Healthy Organisations and Business Doctors

One definition that the Merriam-Webster dictionary uses for “doctor” is “a person who restores, repairs, or fine-tunes things”. I like this definition because it assumes that for any object there is a perfect state and someone has the job to get it there.

For a human body, it obviously is the job of a doctor, although there is a whole plethora of therapists, nurses and other specialists who play a role.

But who is it for an organisation? Generally an owner, chief executive or director will have the responsibility in their role as caretaker of the organisation, but in a large business, non-profit organisation or government department, it is a complicated task which needs specialist staff. Although all employees contribute to making and maintaining a healthy organisation, I would argue that it is the role of a Business Analyst or Architect – or maybe we should call them Business Doctors! – to guide the restoration, repair or fine-tuning of their organisation.

My definition of business analysis is consistent with this. To me, business analysis is “the practice of ensuring an organisation achieves its business goals in an efficient, cost effective and appropriate way”. Because isn’t a healthy organisation one which consistently achieves that which it aims to do, within budget and within a reasonable timeframe?

That takes us to the question of what is required to make an organisation healthy.Red Cross

For a human body, this has been comprehensively researched over centuries – although our understanding of it continues to grow. We know what organs a human body needs to be healthy (heart, lungs, liver…), what they should look like (colour, function, size…) and how they should be connected (nerves, muscles, blood vessels…). And it is a no brainer that we have to be at least relatively healthy to achieve our goals.

But for an organisation, there is less consensus about what organs an organisation requires (plans, business rules, processes…), what they look like (content and format) and certainly not about how they should be connected.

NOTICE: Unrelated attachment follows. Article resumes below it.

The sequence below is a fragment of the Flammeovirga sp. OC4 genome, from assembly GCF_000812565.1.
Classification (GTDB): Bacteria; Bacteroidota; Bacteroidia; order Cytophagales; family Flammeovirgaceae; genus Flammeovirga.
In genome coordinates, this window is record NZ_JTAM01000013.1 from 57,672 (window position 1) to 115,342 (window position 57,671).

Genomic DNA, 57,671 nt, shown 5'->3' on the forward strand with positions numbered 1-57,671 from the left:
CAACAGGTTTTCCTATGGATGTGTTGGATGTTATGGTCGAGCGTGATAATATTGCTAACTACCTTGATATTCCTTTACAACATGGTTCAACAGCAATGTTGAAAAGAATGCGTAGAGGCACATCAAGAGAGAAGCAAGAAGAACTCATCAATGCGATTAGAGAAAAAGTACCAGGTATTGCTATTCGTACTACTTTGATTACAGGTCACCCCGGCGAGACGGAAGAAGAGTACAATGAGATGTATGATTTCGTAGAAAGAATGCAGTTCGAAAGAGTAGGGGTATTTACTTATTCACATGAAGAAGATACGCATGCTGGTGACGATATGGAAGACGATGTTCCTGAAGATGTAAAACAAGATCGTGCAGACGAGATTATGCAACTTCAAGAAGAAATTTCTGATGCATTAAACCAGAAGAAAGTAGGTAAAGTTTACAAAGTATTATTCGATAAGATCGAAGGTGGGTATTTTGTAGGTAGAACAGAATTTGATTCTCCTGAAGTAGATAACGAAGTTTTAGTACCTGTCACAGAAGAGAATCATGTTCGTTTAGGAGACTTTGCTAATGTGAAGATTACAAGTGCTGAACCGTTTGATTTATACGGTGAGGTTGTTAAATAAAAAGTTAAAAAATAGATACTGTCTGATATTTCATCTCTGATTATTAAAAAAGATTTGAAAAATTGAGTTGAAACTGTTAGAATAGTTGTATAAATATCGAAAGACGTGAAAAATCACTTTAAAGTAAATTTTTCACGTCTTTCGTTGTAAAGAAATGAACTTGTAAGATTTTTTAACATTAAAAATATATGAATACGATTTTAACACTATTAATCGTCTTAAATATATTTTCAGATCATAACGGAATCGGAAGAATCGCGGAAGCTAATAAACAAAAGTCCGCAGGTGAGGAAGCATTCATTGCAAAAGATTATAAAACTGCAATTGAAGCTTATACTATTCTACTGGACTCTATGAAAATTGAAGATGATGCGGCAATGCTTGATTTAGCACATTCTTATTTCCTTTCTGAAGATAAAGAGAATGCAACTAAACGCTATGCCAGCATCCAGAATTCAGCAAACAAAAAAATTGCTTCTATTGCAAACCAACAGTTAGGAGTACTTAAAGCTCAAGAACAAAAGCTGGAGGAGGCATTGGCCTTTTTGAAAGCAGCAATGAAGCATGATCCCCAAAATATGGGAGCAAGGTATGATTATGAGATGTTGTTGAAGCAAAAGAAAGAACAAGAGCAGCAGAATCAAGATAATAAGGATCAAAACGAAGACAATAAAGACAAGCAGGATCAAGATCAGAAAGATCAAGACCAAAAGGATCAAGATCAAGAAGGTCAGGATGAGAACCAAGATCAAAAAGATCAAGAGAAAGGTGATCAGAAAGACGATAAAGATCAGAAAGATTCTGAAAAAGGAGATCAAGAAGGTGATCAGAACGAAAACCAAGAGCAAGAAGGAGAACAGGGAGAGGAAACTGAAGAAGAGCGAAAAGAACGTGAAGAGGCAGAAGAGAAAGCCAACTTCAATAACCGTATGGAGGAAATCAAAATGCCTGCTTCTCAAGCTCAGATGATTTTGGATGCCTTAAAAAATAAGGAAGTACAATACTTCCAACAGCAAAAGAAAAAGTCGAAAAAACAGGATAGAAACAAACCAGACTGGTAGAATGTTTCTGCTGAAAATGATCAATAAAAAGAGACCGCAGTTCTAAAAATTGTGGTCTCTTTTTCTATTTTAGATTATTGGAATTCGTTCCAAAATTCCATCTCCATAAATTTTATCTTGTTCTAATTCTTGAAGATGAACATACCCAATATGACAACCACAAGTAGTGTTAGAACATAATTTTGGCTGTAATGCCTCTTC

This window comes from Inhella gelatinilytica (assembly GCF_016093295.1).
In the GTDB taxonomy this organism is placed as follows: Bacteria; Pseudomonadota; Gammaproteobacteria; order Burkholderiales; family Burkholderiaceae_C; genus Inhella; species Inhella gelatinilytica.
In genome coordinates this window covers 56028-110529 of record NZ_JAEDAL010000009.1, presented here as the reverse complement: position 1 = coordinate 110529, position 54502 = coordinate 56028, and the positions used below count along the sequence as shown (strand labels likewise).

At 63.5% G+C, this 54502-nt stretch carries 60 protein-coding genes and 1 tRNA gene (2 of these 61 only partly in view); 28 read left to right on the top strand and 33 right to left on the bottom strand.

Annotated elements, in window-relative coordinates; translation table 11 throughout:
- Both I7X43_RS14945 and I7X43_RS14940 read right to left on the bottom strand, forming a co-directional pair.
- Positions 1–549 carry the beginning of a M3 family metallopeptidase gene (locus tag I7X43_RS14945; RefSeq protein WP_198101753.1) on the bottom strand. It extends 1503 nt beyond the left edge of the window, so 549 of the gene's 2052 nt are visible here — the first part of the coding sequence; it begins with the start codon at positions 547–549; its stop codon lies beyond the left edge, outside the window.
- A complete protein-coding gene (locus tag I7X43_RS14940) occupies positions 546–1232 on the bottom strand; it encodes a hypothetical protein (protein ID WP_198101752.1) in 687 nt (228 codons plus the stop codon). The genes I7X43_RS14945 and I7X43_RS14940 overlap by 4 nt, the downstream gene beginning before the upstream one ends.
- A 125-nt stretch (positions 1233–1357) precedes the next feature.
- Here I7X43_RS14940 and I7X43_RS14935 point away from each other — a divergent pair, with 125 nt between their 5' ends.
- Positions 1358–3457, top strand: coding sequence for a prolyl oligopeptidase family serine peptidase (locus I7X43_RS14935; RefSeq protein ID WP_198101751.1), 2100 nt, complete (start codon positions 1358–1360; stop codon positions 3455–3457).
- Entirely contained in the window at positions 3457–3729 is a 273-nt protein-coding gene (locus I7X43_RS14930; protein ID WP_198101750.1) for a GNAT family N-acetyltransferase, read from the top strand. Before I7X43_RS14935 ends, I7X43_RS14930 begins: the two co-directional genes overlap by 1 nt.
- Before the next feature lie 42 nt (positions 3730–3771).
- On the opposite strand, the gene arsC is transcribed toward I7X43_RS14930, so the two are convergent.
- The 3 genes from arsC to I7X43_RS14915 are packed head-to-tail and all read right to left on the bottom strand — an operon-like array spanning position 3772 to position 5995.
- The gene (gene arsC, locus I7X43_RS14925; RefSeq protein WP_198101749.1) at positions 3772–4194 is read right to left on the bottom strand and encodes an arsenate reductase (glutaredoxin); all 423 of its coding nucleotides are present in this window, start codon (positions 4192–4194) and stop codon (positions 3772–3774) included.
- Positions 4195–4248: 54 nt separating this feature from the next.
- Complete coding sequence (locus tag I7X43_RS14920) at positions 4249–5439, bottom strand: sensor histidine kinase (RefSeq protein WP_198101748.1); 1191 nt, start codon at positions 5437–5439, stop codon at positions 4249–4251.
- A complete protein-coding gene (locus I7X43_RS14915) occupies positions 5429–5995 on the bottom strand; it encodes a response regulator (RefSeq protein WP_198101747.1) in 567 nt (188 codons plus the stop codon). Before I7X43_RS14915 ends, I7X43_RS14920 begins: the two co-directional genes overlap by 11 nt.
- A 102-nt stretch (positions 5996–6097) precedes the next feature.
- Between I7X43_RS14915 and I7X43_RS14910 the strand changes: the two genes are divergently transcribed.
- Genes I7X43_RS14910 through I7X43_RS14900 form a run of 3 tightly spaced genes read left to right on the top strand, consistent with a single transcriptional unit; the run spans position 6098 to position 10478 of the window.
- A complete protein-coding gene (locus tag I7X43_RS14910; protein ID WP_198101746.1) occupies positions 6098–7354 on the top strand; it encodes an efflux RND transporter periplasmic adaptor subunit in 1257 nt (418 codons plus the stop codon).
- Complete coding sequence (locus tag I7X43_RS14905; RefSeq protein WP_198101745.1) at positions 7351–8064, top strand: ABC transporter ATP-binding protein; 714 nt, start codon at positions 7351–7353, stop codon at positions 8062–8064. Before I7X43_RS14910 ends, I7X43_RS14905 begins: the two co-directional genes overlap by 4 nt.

It is tempting for me to think that it is this lack of definition and direction about what constitutes the ‘healthy state’ or ‘all better now’ for an organisation which has created such ambiguity about the role of a business analyst. By defining the conceptual model for a healthy organisation I partly hope to provide a basis for converting haphazard, unaligned business analysis practices into a superior business analysis discipline.

However, for the purpose of this blog, we will leave behind the debate about what a business analyst is and explore what makes a healthy organisation.  The model I am using as the basis for this adventure is what I call the Superior Business Analysis Organisational Model, but I believe it is a model that can be applied by anyone with a desire to improve even a small part of their organisation. (After all, business analysis is a way of thinking about an organisation’s operations, rather than being a secretive set of practices undertaken by people with a special title.)

To summarise…

The aim of this blog: To create a best-practice framework so that organisations everywhere can achieve their business goals in an appropriate, efficient, cost effective and measurable way.

The content of this blog: Defining what makes an organisation ‘healthy’ by exploring the components that together articulate the aims of an organisation and enable them to be implemented, as well as (but not primarily) the practices underpinning them.

What do you think?

  • How would you define a healthy organisation?
  • And who has responsibility for making an organisation ‘all better now’? 

What do you think?